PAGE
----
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You can't see it or feel it, but your life depends on tiny chemical `coin'

WASHINGTON—The most common currency in the world isn't the dollar or the euro, but a tiny chemical "coin" that scientists call ATP.

Your body contains roughly 60 billion trillion—that's 60 followed by 21 zeros—molecules of ATP. All together, they weigh only about a tenth of a pound, but you couldn't exist without them. Only the DNA molecule is more important to life.

ATP is "the major energy currency of the cell," John Kimball, a retired biology professor at Harvard University, said in an e-mail. "What I find most remarkable about this molecule is that, directly or indirectly, it is involved in virtually every activity of cells and thus of organisms."

Each ATP molecule stores a unit of energy and pays it out whenever you need it, like a miniature bank. What you withdraw is immediately replaced by new energy supplied by the food you eat or drink, keeping the account in balance.

Counting all the deposits and withdrawals, an adult turns over his or her weight in ATP every day, according to Arthur Kornberg, a biochemistry professor at Stanford University in Palo Alto, Calif., who won a Nobel Prize in 1959 for his work on this molecule.

"A staggering amount of ATP is turned over each day to convert the energy in food into the forms we need to live and work," he wrote in his 1989 autobiography, "For the Love of Enzymes."

ATP supplies the energy that moves muscles, triggers nerve action, keeps cells in proper shape, assembles proteins and synthesizes DNA, the instruction book for life. It also lights up fireflies, powers sperm cells and signals when your bladder is full.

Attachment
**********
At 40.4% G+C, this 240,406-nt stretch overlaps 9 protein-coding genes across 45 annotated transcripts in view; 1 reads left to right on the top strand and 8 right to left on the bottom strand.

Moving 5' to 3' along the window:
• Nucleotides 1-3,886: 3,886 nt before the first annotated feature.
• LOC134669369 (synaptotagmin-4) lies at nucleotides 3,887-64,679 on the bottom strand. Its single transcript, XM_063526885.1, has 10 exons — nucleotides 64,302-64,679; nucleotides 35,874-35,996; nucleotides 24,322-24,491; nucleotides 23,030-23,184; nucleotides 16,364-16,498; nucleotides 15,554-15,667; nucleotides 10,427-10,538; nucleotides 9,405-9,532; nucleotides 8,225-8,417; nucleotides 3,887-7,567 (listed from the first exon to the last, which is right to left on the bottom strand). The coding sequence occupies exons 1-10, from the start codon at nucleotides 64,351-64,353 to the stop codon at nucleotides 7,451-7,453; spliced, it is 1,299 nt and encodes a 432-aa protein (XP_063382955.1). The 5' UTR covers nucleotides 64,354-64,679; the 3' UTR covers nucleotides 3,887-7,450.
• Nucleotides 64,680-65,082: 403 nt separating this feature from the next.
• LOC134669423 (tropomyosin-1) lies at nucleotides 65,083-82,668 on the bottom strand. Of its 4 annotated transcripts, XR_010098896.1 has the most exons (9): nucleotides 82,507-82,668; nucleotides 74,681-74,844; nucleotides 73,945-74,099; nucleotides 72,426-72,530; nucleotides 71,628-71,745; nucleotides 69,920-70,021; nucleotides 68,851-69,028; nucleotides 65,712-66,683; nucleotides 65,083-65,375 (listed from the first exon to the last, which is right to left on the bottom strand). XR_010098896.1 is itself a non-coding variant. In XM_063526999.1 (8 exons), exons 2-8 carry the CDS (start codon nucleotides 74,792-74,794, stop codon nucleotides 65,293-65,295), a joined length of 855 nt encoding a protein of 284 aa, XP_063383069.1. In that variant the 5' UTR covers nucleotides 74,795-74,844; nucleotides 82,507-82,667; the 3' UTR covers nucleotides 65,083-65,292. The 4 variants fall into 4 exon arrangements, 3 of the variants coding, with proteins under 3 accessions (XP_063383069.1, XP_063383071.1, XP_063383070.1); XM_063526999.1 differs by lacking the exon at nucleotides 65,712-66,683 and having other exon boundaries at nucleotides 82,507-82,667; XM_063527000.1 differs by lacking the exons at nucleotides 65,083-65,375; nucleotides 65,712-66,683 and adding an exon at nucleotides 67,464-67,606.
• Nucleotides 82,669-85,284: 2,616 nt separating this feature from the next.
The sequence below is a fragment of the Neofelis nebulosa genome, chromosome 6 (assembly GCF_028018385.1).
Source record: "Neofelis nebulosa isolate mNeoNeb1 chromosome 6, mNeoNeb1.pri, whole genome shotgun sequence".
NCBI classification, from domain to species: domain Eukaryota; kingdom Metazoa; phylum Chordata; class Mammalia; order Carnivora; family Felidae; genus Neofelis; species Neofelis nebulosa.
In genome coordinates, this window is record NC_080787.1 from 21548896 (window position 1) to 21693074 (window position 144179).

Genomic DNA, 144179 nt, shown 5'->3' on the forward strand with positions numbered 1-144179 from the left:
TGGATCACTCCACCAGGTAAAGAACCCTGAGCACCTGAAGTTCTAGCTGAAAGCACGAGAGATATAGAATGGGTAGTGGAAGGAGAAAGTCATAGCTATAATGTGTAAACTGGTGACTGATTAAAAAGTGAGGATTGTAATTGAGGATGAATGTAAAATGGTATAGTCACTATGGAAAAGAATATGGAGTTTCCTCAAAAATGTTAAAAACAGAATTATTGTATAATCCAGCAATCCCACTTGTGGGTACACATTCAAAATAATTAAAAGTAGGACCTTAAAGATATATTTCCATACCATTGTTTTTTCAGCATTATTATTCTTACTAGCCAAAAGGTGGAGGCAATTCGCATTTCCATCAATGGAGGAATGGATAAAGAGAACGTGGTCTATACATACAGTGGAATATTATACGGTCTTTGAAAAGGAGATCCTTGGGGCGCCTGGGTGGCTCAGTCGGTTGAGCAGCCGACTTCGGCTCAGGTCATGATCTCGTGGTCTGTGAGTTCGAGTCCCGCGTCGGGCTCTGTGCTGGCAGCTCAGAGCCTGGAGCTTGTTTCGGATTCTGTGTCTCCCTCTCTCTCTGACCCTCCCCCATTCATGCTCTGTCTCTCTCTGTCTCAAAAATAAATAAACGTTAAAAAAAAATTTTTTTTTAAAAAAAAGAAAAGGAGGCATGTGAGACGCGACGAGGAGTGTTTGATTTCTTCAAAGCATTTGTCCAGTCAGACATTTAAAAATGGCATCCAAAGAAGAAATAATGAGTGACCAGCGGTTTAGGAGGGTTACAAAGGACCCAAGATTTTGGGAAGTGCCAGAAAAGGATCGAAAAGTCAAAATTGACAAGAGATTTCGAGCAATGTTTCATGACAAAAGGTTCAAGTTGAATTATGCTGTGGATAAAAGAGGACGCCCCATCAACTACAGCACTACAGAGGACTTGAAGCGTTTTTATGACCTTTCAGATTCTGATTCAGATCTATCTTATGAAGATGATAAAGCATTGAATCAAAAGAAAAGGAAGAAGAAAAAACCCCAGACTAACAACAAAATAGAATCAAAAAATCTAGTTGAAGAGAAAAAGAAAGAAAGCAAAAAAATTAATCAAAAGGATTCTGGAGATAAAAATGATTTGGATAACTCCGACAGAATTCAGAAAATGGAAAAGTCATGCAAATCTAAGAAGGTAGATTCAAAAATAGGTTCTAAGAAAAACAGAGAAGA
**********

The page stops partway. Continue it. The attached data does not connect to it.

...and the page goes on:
Living organisms need a common energy currency because they get their supply from many different sources. Plants take their energy from the sun. Animals receive theirs by feeding on plants or on other animals.

"Imagine the confusion" if there weren't a common currency for energy, Kornberg wrote. "Each of the diverse foodstuffs would generate different energy currencies, and each of the great variety of cellular functions would have to trade in its unique currency."

Paul May, a chemist at Bristol University in England, called ATP "nature's universal energy store." He likened it to "a chemical battery, storing energy when it is not needed, but able to release it instantly when the organism requires it."

Here's how ATP works: The three letters stand for adenosine triphosphate (add-a-NO-seen try-FOSS-fate), a tangle of several dozen atoms of carbon, hydrogen, nitrogen and oxygen, plus three atoms of phosphorus. Each phosphorus atom combines with oxygen to make phosphate, a familiar ingredient of fertilizer.

When it's needed, an ATP molecule kicks out a phosphate group, releasing about as much energy as is contained in a peanut, according to Carl Nave, a physicist at Georgia State University, in Atlanta. In the process, ATP becomes a slightly smaller molecule known as ADP—adenosine diphosphate—which has only two phosphorus atoms.

Meanwhile, new energy is created by the combustion of glucose, a simple sugar that's supplied by the food you eat or created by photosynthesis in a plant. This energy reattaches a phosphate group to the ADP molecule, converting it back into ATP.

"The combustion of sugar captures the energy of sugar and stores it in ATP for later use," Kornberg wrote. This cycle—ATP to ADP to ATP—takes place about three times per minute, he said.

ATP works about the same in all complex organisms. "At this fundamental level, there are few distinctions between a human, a mouse and a yeast cell," Kornberg said.


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(c) 2007, McClatchy-Tribune Information Services.

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